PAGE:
On Pinterest I was coming across pictures of mudrooms with gorgeous built-ins, coatracks and intricate shelving. Needless to say, I knew something was missing in our mudroom before it would ever resemble the beautiful ones I saw online, but I wasn't sure what it was.

And then I realized.

It was the floor.

Oh god, the floor! How could I have overlooked this major detail for so long?

I immediately did some research. Plenty of tutorials on painted tile, but not much on linoleum. I decided to take what I knew and run with it. And the results couldn't have been better!

For a full video tutorial on this project, click here.

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This project was extremely simple, especially for the small amount of space I was making over. I could have done this project from start to finish in one day. I did not because... LIFE. But even if you were doing this in a large space, it is still a simple project and will not take an overwhelming amount of time. It involves only a few steps and minimal supplies.

S U P P L I E S

  1. Hand sander and 80 grit sandpaper

  2. Broom/vaccuum

  3. Cleaner (Krud Kutter or Windex - both work.)

  4. Bullseye Zinsen 1-2-3 Primer (I used the color white.)

  5. Stencil (Mine is from Michael's and cost me $10.00) You can find them on Etsy as well.

  6. Painter's Tape

  7. Annie Sloan Chalk Paint (I used the color Graphite.)

  8. Foam roller, paint brush, paint tray

  9. Minwax Polycrilic Protective Finish (Make sure you get the crystal clear finish. I also got mine in a clear semi gloss finish.)

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S T E P S

  1. Sand your floor with your hand sander and 80 grit sandpaper. This step is optional, but I chose to sand my linoleum because I wanted to make sure the primer adhered as much as possible)

  2. Sweep your dust up and vacuum it. Make sure you remove as much as possible from the floors, walls and anywhere else it has landed. You don't want it falling into your paint later.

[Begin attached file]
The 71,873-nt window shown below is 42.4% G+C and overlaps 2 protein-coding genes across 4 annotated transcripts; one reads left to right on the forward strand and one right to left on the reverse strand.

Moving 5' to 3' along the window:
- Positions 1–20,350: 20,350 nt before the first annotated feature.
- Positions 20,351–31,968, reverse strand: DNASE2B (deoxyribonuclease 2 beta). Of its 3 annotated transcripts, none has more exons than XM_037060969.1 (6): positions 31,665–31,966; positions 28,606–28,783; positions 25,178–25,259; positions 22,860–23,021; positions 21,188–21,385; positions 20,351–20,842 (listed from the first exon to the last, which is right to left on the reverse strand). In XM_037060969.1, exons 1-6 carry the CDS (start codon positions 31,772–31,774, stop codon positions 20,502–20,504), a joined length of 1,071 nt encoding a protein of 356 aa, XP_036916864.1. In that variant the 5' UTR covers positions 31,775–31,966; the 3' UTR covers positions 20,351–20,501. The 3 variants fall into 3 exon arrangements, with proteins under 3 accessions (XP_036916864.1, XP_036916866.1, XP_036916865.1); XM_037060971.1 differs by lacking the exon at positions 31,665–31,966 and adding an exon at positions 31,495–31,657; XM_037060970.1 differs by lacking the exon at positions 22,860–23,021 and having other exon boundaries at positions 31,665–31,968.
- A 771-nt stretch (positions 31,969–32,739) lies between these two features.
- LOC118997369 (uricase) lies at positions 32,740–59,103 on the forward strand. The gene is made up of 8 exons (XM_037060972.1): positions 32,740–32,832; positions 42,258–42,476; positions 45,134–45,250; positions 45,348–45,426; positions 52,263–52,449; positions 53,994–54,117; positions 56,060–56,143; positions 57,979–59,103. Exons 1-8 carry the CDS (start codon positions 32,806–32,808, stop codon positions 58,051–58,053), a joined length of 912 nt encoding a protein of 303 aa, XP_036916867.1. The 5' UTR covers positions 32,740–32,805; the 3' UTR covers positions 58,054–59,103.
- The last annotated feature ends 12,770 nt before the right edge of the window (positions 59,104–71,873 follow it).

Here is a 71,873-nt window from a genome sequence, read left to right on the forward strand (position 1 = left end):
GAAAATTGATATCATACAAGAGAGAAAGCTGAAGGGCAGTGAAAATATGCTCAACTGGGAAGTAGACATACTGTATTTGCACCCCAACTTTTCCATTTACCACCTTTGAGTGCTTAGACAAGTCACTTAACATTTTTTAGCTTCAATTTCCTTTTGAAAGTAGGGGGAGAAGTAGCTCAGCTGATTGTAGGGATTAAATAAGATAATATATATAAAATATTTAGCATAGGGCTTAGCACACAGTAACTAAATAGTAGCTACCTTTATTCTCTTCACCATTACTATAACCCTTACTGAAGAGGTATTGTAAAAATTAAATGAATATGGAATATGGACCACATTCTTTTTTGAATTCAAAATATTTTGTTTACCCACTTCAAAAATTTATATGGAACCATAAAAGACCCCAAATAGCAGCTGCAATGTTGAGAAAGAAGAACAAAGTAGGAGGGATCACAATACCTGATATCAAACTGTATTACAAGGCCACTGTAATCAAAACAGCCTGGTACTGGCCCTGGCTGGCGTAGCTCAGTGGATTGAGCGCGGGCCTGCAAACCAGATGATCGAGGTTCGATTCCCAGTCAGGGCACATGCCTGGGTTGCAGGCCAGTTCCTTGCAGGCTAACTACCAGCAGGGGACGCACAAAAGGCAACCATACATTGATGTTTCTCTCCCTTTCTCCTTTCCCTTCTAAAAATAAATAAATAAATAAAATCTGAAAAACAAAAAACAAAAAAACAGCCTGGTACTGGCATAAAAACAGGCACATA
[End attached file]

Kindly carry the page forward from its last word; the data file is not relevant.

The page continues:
3. Clean the floor with Krud Kutter, Windex, or any other cleaner/degreaser.

  4. Paint your floor. I used a roller and a paint brush to cut the edges. The Bullseye Zinsser 1-2-3 Primer has a varnish in it and dries fairly quickly, about 1 hour between coats. I did 3 coats on my floor.

  5. Stencil your floor. I used the painters tape to secure the stencil and Annie Sloan's Chalk Paint in graphite. The linoleum has perforated squares and I made sure to choose a stencil that fit perfectly inside the squares. It was easy to keep my pattern and to move quickly through this process because of that. I also used an Annie Sloan foam roller and tray to roll the paint out directly onto the stencil. Be sure not to use too much pressure during this step as the paint will bleed under the stencil and look splotchy when you remove it.

  6. Seal your floor. The Minwax Polycrilic Protective finish needs about two hours dry time and I rolled out two coats.

 

Shoutout to Delightful Digs in Virginia Beach for being a wonderful, helpful and friendly Annie Sloan supplier. The girls who work in this gorgeous store are always full of tips and tricks and they're always excited to hear about what project I'm doing next. If you're in the Virginia Beach area, check out the store. It has the cutest gifts, jewelry, and house decor.

If you plan to do this project somewhere in your home, give me a shout, leave me a comment, or send me a photo of the result on instagram @bellandcotton.